I totally lost my sense of identity during menopause, as did so many women that I’ve talked to. No matter how many common symptoms plague us, it’s a different experience for everyone – from how long it goes on to the severity of the issues and how they interfere with the quality of your daily life. And, no, there is no magic bullet to get you through. The needs of this community are so huge, and I want to build an ecosystem for this audience.
The Why (Part 2)
I don’t mind being the face of menopause – something icky, yucky, and dark for some people. But for me, it’s about taking on a subject that’s all about ageism and sexism, which are really one in the same, as we don’t allow women to age in our society. I don't believe I’m past my expiration date, but because of the stigma, we have a lot to break through. We are breadwinners, heads of households, and the idea that we are less attractive or commercially viable because we are no longer ovulating is one of the biggest mysteries I have encountered. We don’t let kids go through puberty without talking to them; why is this any different? It’s such a prehistoric mindset.
On Her Relationship
The reason I waited to announce I was dating Cat wasn't because I was hiding anything, it was because I was figuring out how it fit in the narrative of my life. Was it going to last? It felt too important for me to casually drop, so I waited about a year. When I found out there was chatter on Twitter that I had a girlfriend, I addressed it head on because it’s my narrative, and I decide when something as important as a relationship is worth sharing.
I fell in love with someone. I’m a white woman of privilege, so the stakes were very different for me. My family accepts me and Cat. There was no one to fire me or discriminate against me. Other people fought for this right to love anyone before me – to be whatever sexuality or gender they are. I will never forget or not acknowledge that. The systemic dismantling of age, race, gender, and sexuality certainly gave me confidence to be more transparent about my relationship. And the response was incredibly positive. It was nice to see my happiness embraced. It’s been 3 years, and that’s still a landmark moment.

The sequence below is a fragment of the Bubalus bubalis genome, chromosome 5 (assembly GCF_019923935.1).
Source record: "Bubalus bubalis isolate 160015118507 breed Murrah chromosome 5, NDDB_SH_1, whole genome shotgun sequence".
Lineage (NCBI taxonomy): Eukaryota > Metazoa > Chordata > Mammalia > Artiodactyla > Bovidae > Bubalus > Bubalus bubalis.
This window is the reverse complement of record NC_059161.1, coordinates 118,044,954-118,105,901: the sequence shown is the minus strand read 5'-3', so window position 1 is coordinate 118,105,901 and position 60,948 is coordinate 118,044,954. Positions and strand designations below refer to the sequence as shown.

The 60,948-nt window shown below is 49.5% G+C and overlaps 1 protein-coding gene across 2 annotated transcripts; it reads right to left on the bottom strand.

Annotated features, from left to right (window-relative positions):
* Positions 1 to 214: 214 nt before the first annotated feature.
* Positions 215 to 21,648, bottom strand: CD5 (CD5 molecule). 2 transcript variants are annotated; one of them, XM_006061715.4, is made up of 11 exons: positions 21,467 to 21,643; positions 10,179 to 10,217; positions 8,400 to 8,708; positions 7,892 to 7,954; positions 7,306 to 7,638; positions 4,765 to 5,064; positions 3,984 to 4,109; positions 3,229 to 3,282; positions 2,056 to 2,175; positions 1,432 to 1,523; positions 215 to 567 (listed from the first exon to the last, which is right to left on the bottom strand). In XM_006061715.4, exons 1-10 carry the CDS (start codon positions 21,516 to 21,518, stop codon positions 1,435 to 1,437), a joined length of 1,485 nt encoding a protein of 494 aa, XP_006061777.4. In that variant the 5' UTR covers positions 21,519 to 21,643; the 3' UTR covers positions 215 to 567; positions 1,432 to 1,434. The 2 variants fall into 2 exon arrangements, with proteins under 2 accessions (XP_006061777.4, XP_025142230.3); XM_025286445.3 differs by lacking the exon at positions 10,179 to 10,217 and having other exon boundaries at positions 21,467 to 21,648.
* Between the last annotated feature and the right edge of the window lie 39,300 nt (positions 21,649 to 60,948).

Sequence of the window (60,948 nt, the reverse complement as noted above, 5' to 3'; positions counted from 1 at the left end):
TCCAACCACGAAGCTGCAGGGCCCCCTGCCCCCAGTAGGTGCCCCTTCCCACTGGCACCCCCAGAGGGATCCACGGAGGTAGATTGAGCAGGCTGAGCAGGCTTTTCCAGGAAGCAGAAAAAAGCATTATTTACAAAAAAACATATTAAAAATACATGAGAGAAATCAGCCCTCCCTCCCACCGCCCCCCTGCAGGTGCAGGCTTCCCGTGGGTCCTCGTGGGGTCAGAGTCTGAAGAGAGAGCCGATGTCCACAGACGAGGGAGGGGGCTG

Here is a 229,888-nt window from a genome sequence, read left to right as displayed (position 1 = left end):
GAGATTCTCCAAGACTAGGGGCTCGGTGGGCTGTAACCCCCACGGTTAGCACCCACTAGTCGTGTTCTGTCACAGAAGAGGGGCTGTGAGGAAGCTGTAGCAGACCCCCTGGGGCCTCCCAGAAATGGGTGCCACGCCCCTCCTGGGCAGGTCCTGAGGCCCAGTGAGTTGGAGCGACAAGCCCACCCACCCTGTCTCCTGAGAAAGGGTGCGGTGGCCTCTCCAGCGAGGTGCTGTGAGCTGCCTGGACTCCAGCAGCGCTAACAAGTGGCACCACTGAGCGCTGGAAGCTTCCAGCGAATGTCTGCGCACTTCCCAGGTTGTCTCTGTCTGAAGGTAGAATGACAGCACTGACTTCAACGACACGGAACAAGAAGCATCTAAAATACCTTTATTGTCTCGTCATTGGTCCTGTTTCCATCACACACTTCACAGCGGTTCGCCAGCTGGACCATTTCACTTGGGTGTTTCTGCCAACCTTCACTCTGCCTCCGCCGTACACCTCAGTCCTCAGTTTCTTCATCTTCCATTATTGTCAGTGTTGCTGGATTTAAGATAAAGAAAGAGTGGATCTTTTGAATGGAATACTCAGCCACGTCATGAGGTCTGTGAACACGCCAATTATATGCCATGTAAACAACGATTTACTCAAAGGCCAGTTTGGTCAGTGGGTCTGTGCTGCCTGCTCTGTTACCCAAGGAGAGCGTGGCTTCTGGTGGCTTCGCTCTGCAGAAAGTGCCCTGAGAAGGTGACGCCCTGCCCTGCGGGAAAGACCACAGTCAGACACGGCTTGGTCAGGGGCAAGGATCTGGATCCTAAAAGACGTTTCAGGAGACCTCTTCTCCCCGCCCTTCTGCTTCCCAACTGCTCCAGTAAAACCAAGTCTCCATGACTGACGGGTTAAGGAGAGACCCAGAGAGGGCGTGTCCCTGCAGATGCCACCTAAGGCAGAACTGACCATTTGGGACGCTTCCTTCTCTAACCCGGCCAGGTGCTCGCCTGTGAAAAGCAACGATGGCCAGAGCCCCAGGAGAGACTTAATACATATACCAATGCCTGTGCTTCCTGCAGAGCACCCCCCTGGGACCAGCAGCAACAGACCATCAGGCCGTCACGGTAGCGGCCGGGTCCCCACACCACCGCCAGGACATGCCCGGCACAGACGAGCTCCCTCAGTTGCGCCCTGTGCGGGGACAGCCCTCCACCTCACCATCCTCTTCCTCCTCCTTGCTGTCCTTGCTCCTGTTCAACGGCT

I find the more transparent you are about painful things, the more relatable you are to people. I have found incredible comfort in the fact that speaking my truth has given people an outlet to express their own. Being able to express my grief over losing my dad has been my only way through it. The space to acknowledge and accept it gets bigger with time, but it never goes away. There are days when I can laugh and think about funny stories and they make me smile, but other days, it brings me to my knees. It’s been 3 years: The first year I was numb. The second was more painful because it felt so final. And this year has been both. The intensity of missing him is balanced out by being lucky enough to have a father that I would miss this much in the first place. That’s how I see it.